Although that is the route used in the Hernandez investigation, a search warrant is not the only way for officers to gain entry onto a premises to search for evidence. Both Massachusetts and federal law allow for certain exceptions to the warrant requirement; officers need not obtain a warrant if they are conducting a search incident to an arrest, or if they have probable cause to believe evidence exists at a location but may not remain there long enough to wait for a warrant. There are several other exceptions under the case law that are not as relevant to the Hernandez matter.

Almost as important as the motion to dismiss filed by Hernandez's attorneys last month, this motion to suppress will set the stage for the success or failure of the prosecution. If the defense's motion to suppress is granted, the prosecutors will be severely limited in the amount and quality of evidence they present to a jury. And the less potent evidence they present, the weaker the link between Hernandez and the murder of Lloyd, and the greater the likelihood that a jury would not convict.

Colorado State drug lab denounces lab test results used in prosecution of DUI cases

June 12, 2014,

A state forensic lab has just announced that it will no longer endorse several of its test results used in the prosecution of DUI cases. The Colorado Department of Public Health and the Environment's Chief Medical Officer stated last Thursday that the State's blood test lab will not stand by 33 of the 12000 test results reviewed during the investigation. Experienced defense attorneys may soon take advantage of this breaking news to possibility vacate their client's OUI convictions or dismiss the charges all together if the prosecution has relied on lab reports released from the state's lab.

The Department's Chief Medical Officer sent a letter to a local police chief stating that an internal investigation led to the discovery of an incorrect procedure followed by one of the lab's employees over the span of 7 months in 2013-2014. According to the letter, this was strictly an isolated incident of human error, and does not effect the results of any other test conducted by the lab.

This news comes less than a year after the criminal sentencing of Annie Dookhan who pleaded guilty to more than two dozen counts of filing false reports, tampering with evidence, and misleading police officers.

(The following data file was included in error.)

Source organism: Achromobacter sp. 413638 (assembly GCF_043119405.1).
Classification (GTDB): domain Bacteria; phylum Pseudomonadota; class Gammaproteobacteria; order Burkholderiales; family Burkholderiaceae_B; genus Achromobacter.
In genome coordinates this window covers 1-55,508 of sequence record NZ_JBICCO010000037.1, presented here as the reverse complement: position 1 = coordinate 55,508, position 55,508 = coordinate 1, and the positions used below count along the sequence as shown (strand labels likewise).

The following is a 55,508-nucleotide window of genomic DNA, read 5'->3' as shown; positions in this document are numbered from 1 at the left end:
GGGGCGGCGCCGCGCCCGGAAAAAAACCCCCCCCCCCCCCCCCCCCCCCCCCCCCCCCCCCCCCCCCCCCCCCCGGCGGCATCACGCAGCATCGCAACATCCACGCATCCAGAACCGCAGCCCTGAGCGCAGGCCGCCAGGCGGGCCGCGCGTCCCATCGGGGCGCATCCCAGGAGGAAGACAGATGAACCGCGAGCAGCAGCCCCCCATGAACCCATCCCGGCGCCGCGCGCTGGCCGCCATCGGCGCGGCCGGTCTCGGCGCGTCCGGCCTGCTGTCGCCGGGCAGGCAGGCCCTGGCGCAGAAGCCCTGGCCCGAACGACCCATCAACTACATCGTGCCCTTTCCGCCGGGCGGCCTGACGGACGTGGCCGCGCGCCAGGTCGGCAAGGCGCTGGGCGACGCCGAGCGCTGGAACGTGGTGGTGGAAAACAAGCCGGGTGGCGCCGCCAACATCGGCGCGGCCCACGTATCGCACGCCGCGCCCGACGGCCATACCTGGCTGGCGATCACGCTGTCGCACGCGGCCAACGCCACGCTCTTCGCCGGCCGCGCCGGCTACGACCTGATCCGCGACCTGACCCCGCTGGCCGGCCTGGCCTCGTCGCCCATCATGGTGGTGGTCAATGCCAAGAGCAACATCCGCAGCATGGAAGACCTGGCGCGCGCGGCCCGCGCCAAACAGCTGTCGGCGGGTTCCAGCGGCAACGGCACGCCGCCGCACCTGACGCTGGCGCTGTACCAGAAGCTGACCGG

The primary distinction between the controversy in Colorado and Dookhan is in the actual validity of the evidentiary reports released by each lab. The criminal investigation in the Dookhan matter revealed that the reports released by the Hinton lab in Boston were falsified, thereby completely undermining the validity of those tests.

In contrast, the Colorado lab's problematic reports were not explicitly invalid. According to the Chief Medical Officer's letter, the Department is unable to endorse the 33 reports merely because of failures to meet the state quality control measures in those tests. An employee of the state lab evidently failed to properly calibrate the specific Intoxilyzer 9000 device that was used in those 33 tests, thereby resulting in the tests falling outside the acceptable range of quality control calibration checks. Nonetheless, the Chief Medical Officer assured the Police Department that while the Department can no longer endorse the results due to state Board of Health regulations, the results of this investigation do not suggest that the test results are invalid.

This announcement still raises serious concern for the 33 cases reported to have been affected by the state employee's errors. When a driver submits to a chemical test or provides a blood sample to police, the police department transports the sample to the state lab (or third party contractor) for testing. After the lab analysts test the blood for alcohol/drug content, they release a report to the state prosecutor's office. The prosecutor then attempts to admit the test results into evidence during trial, or uses them as leverage in a plea bargain, to reach some form of conviction.